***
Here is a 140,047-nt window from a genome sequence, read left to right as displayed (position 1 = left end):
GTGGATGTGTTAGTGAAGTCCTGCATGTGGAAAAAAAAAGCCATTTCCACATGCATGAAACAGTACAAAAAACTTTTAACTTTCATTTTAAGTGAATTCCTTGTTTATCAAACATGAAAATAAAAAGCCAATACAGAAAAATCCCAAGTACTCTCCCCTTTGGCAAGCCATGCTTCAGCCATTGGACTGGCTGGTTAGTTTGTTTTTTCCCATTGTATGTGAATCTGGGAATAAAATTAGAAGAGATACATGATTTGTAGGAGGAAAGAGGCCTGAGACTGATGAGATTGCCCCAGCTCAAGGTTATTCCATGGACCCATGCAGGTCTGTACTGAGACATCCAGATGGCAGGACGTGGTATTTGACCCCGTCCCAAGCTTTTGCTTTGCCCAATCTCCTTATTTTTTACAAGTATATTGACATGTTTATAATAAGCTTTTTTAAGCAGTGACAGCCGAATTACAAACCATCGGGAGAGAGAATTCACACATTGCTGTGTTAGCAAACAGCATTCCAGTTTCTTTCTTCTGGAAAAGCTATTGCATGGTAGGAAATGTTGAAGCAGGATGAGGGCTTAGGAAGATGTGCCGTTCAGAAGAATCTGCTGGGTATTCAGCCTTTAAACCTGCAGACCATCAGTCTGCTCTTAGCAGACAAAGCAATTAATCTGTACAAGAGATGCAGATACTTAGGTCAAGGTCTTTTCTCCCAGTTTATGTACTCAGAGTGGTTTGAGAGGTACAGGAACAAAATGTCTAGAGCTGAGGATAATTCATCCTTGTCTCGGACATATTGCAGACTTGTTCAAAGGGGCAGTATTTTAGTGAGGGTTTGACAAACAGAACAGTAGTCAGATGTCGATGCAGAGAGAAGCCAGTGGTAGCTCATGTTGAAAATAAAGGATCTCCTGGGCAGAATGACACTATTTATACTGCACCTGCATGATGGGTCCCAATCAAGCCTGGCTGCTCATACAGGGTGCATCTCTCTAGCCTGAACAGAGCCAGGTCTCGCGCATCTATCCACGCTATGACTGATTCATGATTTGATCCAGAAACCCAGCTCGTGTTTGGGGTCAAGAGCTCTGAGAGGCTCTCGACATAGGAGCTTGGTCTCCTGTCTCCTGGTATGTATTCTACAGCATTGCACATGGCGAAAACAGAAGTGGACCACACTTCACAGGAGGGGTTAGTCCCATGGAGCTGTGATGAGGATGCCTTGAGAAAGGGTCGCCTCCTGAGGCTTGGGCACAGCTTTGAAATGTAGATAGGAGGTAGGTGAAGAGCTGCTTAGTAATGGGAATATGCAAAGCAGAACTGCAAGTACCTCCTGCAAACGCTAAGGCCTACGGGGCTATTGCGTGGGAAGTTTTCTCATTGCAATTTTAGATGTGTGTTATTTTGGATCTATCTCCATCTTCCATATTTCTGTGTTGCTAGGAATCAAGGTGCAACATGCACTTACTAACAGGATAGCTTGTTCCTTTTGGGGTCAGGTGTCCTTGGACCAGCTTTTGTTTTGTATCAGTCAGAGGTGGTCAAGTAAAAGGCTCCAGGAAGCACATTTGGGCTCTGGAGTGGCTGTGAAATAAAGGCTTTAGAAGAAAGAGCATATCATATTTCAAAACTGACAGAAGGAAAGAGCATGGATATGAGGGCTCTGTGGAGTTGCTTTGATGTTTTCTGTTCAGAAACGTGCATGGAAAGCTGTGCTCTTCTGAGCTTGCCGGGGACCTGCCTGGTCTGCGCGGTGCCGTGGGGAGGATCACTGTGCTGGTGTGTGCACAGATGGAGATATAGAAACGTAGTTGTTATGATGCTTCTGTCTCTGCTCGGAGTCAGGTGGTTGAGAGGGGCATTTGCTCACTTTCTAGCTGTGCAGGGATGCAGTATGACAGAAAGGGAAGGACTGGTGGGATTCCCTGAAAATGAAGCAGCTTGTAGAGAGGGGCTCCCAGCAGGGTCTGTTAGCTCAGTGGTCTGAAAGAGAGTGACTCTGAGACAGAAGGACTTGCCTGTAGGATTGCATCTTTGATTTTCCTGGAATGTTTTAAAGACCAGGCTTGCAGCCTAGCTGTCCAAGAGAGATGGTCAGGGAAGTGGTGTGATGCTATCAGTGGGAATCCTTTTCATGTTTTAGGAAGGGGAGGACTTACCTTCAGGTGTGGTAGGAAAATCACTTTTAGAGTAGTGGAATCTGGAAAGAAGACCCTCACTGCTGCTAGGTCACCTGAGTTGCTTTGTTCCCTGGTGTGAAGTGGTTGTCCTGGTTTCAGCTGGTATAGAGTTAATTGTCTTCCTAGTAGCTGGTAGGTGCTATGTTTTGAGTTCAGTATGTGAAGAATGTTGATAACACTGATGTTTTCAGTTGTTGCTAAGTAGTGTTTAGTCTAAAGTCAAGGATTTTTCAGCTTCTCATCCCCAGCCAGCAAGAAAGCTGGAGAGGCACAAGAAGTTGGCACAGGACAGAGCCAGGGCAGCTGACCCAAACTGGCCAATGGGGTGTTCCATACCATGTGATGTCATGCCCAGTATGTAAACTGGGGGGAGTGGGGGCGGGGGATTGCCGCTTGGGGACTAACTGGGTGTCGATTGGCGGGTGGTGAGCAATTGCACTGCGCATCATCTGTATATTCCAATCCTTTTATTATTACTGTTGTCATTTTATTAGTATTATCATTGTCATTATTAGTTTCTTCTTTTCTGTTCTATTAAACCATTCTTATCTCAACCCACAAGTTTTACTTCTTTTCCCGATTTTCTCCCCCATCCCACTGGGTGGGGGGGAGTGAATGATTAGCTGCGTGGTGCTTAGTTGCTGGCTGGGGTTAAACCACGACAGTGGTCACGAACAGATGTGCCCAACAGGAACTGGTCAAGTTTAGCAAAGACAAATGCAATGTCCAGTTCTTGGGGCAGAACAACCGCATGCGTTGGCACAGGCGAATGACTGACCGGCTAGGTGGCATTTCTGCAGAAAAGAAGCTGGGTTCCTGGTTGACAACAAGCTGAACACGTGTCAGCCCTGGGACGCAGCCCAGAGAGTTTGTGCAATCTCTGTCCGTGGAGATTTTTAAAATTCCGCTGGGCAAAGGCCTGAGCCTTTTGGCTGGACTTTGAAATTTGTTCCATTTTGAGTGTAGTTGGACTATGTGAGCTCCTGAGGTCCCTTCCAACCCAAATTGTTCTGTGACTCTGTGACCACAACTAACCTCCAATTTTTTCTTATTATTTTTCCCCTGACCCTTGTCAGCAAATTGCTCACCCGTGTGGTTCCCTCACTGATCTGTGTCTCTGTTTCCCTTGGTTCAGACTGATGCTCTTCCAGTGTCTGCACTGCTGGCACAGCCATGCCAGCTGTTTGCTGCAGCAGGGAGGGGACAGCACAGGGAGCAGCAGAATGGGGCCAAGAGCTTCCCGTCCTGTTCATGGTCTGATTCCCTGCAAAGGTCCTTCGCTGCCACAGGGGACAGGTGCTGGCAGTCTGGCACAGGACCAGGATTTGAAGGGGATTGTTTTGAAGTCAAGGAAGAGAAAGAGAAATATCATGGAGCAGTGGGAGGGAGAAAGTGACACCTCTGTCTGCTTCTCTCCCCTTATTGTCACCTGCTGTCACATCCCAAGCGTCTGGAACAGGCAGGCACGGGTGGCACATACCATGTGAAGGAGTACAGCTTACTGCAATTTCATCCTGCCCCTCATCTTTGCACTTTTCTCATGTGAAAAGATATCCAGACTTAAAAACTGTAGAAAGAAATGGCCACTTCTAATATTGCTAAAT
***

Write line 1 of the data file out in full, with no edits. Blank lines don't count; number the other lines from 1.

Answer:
Here is a 140,047-nt window from a genome sequence, read left to right as displayed (position 1 = left end):